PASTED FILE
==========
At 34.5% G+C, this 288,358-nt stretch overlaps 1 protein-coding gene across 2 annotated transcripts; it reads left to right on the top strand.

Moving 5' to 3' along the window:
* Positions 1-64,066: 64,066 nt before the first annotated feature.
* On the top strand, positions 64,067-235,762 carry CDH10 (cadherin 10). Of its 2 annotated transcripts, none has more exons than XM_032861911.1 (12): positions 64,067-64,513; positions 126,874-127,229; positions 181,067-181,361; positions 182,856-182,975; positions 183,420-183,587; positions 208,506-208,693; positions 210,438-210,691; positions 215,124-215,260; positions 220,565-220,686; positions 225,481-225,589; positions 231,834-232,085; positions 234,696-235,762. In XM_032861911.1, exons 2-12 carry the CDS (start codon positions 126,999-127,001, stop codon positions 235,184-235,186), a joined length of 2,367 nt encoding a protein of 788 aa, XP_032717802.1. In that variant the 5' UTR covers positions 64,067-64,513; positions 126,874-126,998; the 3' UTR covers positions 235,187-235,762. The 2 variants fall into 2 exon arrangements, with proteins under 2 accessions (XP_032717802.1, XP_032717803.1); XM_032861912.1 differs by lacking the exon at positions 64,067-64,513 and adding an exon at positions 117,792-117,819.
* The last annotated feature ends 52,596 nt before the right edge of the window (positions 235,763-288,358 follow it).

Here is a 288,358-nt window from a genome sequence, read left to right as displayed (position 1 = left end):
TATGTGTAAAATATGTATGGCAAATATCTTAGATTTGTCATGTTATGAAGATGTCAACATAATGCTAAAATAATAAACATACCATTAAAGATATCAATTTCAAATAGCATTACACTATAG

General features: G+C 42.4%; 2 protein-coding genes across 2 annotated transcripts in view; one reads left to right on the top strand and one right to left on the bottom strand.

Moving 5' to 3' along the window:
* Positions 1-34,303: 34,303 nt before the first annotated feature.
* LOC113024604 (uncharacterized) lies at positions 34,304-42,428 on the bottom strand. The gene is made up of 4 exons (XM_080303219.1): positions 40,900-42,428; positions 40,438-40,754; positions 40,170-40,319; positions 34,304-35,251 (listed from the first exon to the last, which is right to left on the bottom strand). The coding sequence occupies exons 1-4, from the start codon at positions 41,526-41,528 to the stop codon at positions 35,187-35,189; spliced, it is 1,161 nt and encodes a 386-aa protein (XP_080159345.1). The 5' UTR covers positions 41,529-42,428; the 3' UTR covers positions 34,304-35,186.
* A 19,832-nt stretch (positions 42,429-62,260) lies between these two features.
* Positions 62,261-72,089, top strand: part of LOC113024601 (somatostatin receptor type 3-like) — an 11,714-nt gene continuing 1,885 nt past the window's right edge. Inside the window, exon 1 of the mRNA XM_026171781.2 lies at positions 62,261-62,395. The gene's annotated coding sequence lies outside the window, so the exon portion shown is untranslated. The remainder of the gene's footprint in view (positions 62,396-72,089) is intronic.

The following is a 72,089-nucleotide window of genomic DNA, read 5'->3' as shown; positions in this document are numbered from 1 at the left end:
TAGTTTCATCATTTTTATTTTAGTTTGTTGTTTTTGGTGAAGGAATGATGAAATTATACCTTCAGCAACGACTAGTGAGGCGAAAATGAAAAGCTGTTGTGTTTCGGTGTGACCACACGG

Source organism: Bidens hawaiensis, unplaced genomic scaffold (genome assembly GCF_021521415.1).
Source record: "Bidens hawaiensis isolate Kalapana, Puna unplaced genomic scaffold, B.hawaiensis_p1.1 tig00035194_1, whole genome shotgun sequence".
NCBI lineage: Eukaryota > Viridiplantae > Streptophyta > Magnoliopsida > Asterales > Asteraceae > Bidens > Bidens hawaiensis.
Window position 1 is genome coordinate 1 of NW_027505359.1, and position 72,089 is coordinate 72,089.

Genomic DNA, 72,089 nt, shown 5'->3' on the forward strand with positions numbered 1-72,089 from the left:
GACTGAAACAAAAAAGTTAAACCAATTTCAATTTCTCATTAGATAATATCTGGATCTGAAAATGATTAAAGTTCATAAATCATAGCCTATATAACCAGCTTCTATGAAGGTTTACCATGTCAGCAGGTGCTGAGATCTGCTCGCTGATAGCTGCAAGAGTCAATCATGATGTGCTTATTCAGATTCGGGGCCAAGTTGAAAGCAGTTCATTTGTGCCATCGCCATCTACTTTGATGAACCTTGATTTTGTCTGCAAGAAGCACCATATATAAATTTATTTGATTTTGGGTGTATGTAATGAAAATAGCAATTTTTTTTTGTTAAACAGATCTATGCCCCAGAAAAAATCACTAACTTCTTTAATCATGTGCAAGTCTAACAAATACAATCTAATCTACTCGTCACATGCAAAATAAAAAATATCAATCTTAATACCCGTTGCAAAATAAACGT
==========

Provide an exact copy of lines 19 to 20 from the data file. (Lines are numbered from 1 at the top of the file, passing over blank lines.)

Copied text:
Window position 1 is genome coordinate 1 of NW_027505359.1, and position 72,089 is coordinate 72,089.

Genomic DNA, 72,089 nt, shown 5'->3' on the forward strand with positions numbered 1-72,089 from the left: